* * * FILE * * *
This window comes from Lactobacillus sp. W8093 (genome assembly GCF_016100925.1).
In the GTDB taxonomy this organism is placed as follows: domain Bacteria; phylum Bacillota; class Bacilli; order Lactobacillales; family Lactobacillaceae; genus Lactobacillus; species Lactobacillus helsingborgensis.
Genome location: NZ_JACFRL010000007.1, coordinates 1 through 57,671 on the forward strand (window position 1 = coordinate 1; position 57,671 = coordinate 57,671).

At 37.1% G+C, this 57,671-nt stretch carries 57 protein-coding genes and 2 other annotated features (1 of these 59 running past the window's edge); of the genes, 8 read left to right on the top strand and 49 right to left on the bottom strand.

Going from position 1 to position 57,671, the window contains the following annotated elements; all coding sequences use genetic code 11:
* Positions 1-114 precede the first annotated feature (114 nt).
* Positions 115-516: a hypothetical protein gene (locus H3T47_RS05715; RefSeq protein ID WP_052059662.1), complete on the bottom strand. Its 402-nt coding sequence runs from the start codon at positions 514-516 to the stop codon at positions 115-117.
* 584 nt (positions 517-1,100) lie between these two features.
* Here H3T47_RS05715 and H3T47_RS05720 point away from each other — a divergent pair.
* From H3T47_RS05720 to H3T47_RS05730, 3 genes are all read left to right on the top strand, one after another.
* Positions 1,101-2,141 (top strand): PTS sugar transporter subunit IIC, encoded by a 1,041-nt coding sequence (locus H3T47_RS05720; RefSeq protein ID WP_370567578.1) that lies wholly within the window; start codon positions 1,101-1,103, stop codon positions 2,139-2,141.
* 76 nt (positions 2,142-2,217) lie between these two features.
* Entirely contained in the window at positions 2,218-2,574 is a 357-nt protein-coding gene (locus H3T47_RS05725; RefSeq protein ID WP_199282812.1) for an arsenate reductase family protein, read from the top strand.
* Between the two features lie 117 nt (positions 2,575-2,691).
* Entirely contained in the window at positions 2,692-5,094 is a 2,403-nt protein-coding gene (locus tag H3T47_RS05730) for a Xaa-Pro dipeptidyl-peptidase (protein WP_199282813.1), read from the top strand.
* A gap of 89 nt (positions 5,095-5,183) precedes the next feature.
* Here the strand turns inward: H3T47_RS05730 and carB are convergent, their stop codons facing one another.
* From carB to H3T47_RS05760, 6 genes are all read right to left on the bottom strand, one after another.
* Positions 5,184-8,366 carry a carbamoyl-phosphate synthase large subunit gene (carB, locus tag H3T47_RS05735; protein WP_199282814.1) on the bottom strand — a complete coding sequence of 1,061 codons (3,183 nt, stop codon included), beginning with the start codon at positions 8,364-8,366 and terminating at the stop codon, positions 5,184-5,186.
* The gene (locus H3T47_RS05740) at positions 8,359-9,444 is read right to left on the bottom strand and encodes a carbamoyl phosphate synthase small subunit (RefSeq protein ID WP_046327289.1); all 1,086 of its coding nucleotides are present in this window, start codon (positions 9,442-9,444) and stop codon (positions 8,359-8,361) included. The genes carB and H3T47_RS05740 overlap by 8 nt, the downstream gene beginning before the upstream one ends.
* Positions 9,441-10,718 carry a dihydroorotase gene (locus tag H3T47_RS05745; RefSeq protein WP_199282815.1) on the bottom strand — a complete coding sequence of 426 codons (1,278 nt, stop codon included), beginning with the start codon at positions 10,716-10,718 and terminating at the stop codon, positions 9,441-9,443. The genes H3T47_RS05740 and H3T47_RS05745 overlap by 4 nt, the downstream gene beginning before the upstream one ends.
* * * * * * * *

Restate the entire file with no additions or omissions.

This window comes from Lactobacillus sp. W8093 (genome assembly GCF_016100925.1).
In the GTDB taxonomy this organism is placed as follows: domain Bacteria; phylum Bacillota; class Bacilli; order Lactobacillales; family Lactobacillaceae; genus Lactobacillus; species Lactobacillus helsingborgensis.
Genome location: NZ_JACFRL010000007.1, coordinates 1 through 57,671 on the forward strand (window position 1 = coordinate 1; position 57,671 = coordinate 57,671).

At 37.1% G+C, this 57,671-nt stretch carries 57 protein-coding genes and 2 other annotated features (1 of these 59 running past the window's edge); of the genes, 8 read left to right on the top strand and 49 right to left on the bottom strand.

Going from position 1 to position 57,671, the window contains the following annotated elements; all coding sequences use genetic code 11:
* Positions 1-114 precede the first annotated feature (114 nt).
* Positions 115-516: a hypothetical protein gene (locus H3T47_RS05715; RefSeq protein ID WP_052059662.1), complete on the bottom strand. Its 402-nt coding sequence runs from the start codon at positions 514-516 to the stop codon at positions 115-117.
* 584 nt (positions 517-1,100) lie between these two features.
* Here H3T47_RS05715 and H3T47_RS05720 point away from each other — a divergent pair.
* From H3T47_RS05720 to H3T47_RS05730, 3 genes are all read left to right on the top strand, one after another.
* Positions 1,101-2,141 (top strand): PTS sugar transporter subunit IIC, encoded by a 1,041-nt coding sequence (locus H3T47_RS05720; RefSeq protein ID WP_370567578.1) that lies wholly within the window; start codon positions 1,101-1,103, stop codon positions 2,139-2,141.
* 76 nt (positions 2,142-2,217) lie between these two features.
* Entirely contained in the window at positions 2,218-2,574 is a 357-nt protein-coding gene (locus H3T47_RS05725; RefSeq protein ID WP_199282812.1) for an arsenate reductase family protein, read from the top strand.
* Between the two features lie 117 nt (positions 2,575-2,691).
* Entirely contained in the window at positions 2,692-5,094 is a 2,403-nt protein-coding gene (locus tag H3T47_RS05730) for a Xaa-Pro dipeptidyl-peptidase (protein WP_199282813.1), read from the top strand.
* A gap of 89 nt (positions 5,095-5,183) precedes the next feature.
* Here the strand turns inward: H3T47_RS05730 and carB are convergent, their stop codons facing one another.
* From carB to H3T47_RS05760, 6 genes are all read right to left on the bottom strand, one after another.
* Positions 5,184-8,366 carry a carbamoyl-phosphate synthase large subunit gene (carB, locus tag H3T47_RS05735; protein WP_199282814.1) on the bottom strand — a complete coding sequence of 1,061 codons (3,183 nt, stop codon included), beginning with the start codon at positions 8,364-8,366 and terminating at the stop codon, positions 5,184-5,186.
* The gene (locus H3T47_RS05740) at positions 8,359-9,444 is read right to left on the bottom strand and encodes a carbamoyl phosphate synthase small subunit (RefSeq protein ID WP_046327289.1); all 1,086 of its coding nucleotides are present in this window, start codon (positions 9,442-9,444) and stop codon (positions 8,359-8,361) included. The genes carB and H3T47_RS05740 overlap by 8 nt, the downstream gene beginning before the upstream one ends.
* Positions 9,441-10,718 carry a dihydroorotase gene (locus tag H3T47_RS05745; RefSeq protein WP_199282815.1) on the bottom strand — a complete coding sequence of 426 codons (1,278 nt, stop codon included), beginning with the start codon at positions 10,716-10,718 and terminating at the stop codon, positions 9,441-9,443. The genes H3T47_RS05740 and H3T47_RS05745 overlap by 4 nt, the downstream gene beginning before the upstream one ends.